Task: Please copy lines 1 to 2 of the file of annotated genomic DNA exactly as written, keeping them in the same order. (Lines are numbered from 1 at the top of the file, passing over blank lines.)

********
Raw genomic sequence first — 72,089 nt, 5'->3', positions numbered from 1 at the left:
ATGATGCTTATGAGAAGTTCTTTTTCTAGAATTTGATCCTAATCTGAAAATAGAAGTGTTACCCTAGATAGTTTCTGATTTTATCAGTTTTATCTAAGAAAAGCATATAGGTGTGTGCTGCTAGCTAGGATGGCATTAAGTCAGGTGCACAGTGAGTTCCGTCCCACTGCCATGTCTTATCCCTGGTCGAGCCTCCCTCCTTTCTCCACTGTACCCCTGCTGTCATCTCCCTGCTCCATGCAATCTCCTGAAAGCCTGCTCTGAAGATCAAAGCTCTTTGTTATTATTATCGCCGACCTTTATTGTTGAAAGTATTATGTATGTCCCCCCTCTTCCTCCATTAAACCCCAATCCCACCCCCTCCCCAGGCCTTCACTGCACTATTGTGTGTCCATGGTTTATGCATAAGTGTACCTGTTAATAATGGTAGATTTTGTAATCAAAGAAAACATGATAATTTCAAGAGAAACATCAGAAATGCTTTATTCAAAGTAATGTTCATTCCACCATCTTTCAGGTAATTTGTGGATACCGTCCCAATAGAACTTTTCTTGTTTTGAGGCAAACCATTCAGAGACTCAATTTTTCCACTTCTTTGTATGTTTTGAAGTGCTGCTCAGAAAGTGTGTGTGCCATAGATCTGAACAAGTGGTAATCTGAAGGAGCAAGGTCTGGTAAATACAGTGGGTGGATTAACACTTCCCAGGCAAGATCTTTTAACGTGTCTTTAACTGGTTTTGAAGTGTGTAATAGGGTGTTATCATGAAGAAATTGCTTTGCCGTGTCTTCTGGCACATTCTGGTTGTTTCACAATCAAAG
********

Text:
Raw genomic sequence first — 72,089 nt, 5'->3', positions numbered from 1 at the left:
ATGATGCTTATGAGAAGTTCTTTTTCTAGAATTTGATCCTAATCTGAAAATAGAAGTGTTACCCTAGATAGTTTCTGATTTTATCAGTTTTATCTAAGAAAAGCATATAGGTGTGTGCTGCTAGCTAGGATGGCATTAAGTCAGGTGCACAGTGAGTTCCGTCCCACTGCCATGTCTTATCCCTGGTCGAGCCTCCCTCCTTTCTCCACTGTACCCCTGCTGTCATCTCCCTGCTCCATGCAATCTCCTGAAAGCCTGCTCTGAAGATCAAAGCTCTTTGTTATTATTATCGCCGACCTTTATTGTTGAAAGTATTATGTATGTCCCCCCTCTTCCTCCATTAAACCCCAATCCCACCCCCTCCCCAGGCCTTCACTGCACTATTGTGTGTCCATGGTTTATGCATAAGTGTACCTGTTAATAATGGTAGATTTTGTAATCAAAGAAAACATGATAATTTCAAGAGAAACATCAGAAATGCTTTATTCAAAGTAATGTTCATTCCACCATCTTTCAGGTAATTTGTGGATACCGTCCCAATAGAACTTTTCTTGTTTTGAGGCAAACCATTCAGAGACTCAATTTTTCCACTTCTTTGTATGTTTTGAAGTGCTGCTCAGAAAGTGTGTGTGCCATAGATCTGAACAAGTGGTAATCTGAAGGAGCAAGGTCTGGTAAATACAGTGGGTGGATTAACACTTCCCAGGCAAGATCTTTTAACGTGTCTTTAACTGGTTTTGAAGTGTGTAATAGGGTGTTATCATGAAGAAATTGCTTTGCCGTGTCTTCTGGCACATTCTGGTTGTTTCACAATCAAAG